“I would remind you that extremism in the defense of liberty is no vice. And let me remind you also that moderation in the pursuit of justice is no virtue.” Barry Goldwater's famous line from his 1964 presidential nomination acceptance speech may have warmed the hearts of true believers and ideologues, but voters appeared to have given his sentiment a cold shoulder, handing him one of the most devastating electoral defeats in presidential history. In contrast, Ronald Reagan, who voters also perceived as being politically extreme, handily defeated incumbent president Jimmy Carter in 1980.
Barack Obama took a different tack, trying to stake out the political center or at least the appearance that he was a moderate. In his policy struggles with Congress, Obama would routinely excoriate the Republicans for their unwillingness to strike policy compromises. In summer 2011, during the midst of the debt ceiling negotiations, Obama criticized the congressional Republicans,
“[t]he fact of the matter is that's what the American people are looking for, is some compromise, some willingness to put partisanship aside … [t]o their credit, Nancy Pelosi, Harry Reid, the Democratic leadership … they were at least willing to engage in a conversation because they understood how important it is for us to actually solve this problem. And so far I have not seen the capacity of the House Republicans in particular to make those tough decisions.”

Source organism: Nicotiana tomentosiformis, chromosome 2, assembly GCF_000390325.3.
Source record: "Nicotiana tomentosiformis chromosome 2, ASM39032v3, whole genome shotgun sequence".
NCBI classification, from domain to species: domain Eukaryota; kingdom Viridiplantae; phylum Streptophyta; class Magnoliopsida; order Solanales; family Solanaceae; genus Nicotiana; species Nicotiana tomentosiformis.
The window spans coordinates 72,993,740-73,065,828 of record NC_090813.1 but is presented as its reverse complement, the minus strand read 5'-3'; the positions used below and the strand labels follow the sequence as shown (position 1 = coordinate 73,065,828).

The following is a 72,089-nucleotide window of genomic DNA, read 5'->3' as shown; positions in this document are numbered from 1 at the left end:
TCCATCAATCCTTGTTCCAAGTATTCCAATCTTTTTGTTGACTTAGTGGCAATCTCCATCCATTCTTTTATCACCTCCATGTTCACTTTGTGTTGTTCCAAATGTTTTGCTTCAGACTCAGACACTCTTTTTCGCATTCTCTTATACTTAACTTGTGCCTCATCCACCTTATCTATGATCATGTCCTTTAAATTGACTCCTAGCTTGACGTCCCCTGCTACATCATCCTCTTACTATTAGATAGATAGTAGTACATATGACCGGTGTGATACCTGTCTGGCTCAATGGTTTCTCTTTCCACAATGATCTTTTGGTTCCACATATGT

Throughout his re-election campaign, Obama criticized Republicans for their rigid, uncompromising stance. Typical of his campaign speech, Obama said this at a rally in Denver, Colorado: “They [the Republicans] engineered a strategy of gridlock in Congress, refusing to compromise even on ideas that, in the past, both Democrats and Republicans agreed on.” Obama, too, extolled the virtues of moderation, implying that opponents of moderate policies were unreasonable. In a major speech in support of gun control legislation in the wake of the Sandy Hook elementary school shootings, Obama railed against the National Rifle Association and its congressional supporters, “[w]hile this compromise didn't contain everything I wanted or everything that these families wanted, it did represent progress.